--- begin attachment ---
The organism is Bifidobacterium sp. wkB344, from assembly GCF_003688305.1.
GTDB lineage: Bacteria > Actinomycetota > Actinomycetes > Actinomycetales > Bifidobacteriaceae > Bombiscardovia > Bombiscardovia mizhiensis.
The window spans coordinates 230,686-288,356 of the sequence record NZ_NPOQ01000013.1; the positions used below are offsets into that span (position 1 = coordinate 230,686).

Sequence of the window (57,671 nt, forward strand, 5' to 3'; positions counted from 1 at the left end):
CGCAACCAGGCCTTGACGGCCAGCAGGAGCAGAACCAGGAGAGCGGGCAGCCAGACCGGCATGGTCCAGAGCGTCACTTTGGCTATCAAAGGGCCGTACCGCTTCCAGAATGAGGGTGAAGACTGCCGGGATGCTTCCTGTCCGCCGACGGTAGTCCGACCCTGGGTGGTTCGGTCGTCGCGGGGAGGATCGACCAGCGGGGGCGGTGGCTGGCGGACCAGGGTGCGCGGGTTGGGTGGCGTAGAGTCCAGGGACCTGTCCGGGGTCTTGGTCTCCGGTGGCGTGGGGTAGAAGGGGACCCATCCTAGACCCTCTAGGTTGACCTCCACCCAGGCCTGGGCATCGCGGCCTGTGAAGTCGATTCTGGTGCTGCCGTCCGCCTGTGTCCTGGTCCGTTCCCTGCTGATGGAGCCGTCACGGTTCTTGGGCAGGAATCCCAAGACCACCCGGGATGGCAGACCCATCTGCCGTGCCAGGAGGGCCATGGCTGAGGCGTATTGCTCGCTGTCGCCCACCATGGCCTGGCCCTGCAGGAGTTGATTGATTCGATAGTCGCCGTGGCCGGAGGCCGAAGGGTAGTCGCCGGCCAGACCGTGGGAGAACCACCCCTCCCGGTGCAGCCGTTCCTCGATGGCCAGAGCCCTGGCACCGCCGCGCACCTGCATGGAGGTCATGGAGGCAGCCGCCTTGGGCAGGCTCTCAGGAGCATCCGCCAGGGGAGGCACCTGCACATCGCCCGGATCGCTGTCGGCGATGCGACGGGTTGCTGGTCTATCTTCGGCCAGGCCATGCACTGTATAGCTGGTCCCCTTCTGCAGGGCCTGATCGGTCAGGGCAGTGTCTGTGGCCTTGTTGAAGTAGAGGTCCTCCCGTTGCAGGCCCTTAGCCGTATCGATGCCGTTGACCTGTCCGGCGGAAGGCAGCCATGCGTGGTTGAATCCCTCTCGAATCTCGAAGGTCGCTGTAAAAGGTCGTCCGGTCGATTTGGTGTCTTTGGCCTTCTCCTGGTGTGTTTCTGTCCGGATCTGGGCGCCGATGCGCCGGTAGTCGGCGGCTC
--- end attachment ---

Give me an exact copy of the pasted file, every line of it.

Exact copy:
The organism is Bifidobacterium sp. wkB344, from assembly GCF_003688305.1.
GTDB lineage: Bacteria > Actinomycetota > Actinomycetes > Actinomycetales > Bifidobacteriaceae > Bombiscardovia > Bombiscardovia mizhiensis.
The window spans coordinates 230,686-288,356 of the sequence record NZ_NPOQ01000013.1; the positions used below are offsets into that span (position 1 = coordinate 230,686).

Sequence of the window (57,671 nt, forward strand, 5' to 3'; positions counted from 1 at the left end):
CGCAACCAGGCCTTGACGGCCAGCAGGAGCAGAACCAGGAGAGCGGGCAGCCAGACCGGCATGGTCCAGAGCGTCACTTTGGCTATCAAAGGGCCGTACCGCTTCCAGAATGAGGGTGAAGACTGCCGGGATGCTTCCTGTCCGCCGACGGTAGTCCGACCCTGGGTGGTTCGGTCGTCGCGGGGAGGATCGACCAGCGGGGGCGGTGGCTGGCGGACCAGGGTGCGCGGGTTGGGTGGCGTAGAGTCCAGGGACCTGTCCGGGGTCTTGGTCTCCGGTGGCGTGGGGTAGAAGGGGACCCATCCTAGACCCTCTAGGTTGACCTCCACCCAGGCCTGGGCATCGCGGCCTGTGAAGTCGATTCTGGTGCTGCCGTCCGCCTGTGTCCTGGTCCGTTCCCTGCTGATGGAGCCGTCACGGTTCTTGGGCAGGAATCCCAAGACCACCCGGGATGGCAGACCCATCTGCCGTGCCAGGAGGGCCATGGCTGAGGCGTATTGCTCGCTGTCGCCCACCATGGCCTGGCCCTGCAGGAGTTGATTGATTCGATAGTCGCCGTGGCCGGAGGCCGAAGGGTAGTCGCCGGCCAGACCGTGGGAGAACCACCCCTCCCGGTGCAGCCGTTCCTCGATGGCCAGAGCCCTGGCACCGCCGCGCACCTGCATGGAGGTCATGGAGGCAGCCGCCTTGGGCAGGCTCTCAGGAGCATCCGCCAGGGGAGGCACCTGCACATCGCCCGGATCGCTGTCGGCGATGCGACGGGTTGCTGGTCTATCTTCGGCCAGGCCATGCACTGTATAGCTGGTCCCCTTCTGCAGGGCCTGATCGGTCAGGGCAGTGTCTGTGGCCTTGTTGAAGTAGAGGTCCTCCCGTTGCAGGCCCTTAGCCGTATCGATGCCGTTGACCTGTCCGGCGGAAGGCAGCCATGCGTGGTTGAATCCCTCTCGAATCTCGAAGGTCGCTGTAAAAGGTCGTCCGGTCGATTTGGTGTCTTTGGCCTTCTCCTGGTGTGTTTCTGTCCGGATCTGGGCGCCGATGCGCCGGTAGTCGGCGGCTC